about Noteworthy Small Harps and More

Harps don't have to have pedals or levers to make music.

At 8, Tina started playing an Italian toy harp with wire strings and connect-the dot music. At 11, she went on to play lever harp and, at 13, pedal harp. If you play the pedal harp, you're a harpist. If you play the folk harp, you're a harper. If you play any kind of harp, you are a harp player!  Anyone can play harp! Our goal is to bring a little heaven into your home with affordable instruments and family-friendly play-right-off-the-bat music.


Bringing a little heaven into your home

Noteworthy celebrated its 25th year in January 2016.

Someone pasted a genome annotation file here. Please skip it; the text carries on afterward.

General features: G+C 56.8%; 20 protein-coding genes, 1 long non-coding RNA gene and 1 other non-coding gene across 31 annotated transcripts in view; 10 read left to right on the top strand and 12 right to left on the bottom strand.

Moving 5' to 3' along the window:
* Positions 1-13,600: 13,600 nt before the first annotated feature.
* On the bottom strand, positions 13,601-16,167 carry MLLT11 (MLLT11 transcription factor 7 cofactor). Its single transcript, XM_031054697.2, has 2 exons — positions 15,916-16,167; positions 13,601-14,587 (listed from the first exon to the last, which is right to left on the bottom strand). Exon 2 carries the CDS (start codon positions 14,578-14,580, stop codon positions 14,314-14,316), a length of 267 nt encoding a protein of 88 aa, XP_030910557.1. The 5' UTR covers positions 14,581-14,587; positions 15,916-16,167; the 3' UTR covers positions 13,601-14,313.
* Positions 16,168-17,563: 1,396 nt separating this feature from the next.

Noteworthy is best known for easy-to-play songbooks for lyres, psalteries, and harps and songbooks for panpipes. In 1990 Tina Wells collaborated with a harp-builder friend to create lyre-harps for their BF four-year-old daughters. The girls couldn't read, so both pentatonic and regular 8-note-scale lyre-harps were designed. The pentatonic tuning, popular in the Waldorf schools (DEGABd), is heavenly and ideal for small children--whatever is played sounds harmonious. This happens to be the same as the pedal harp glissando for G (D,E, G, A, B with neutralized F-flat and C-flat), but letting the girls strum the pedal harp wasn't very practical. Much more convenient to give the girls their own small instruments. Tina fashioned connect-the-dot music that slips behind the strings. The lyre-harps were designed with the same string spacing as Tina's Celtic harp and pedal harp so the connect-the-dot music works for full-sized harps as well as small harps.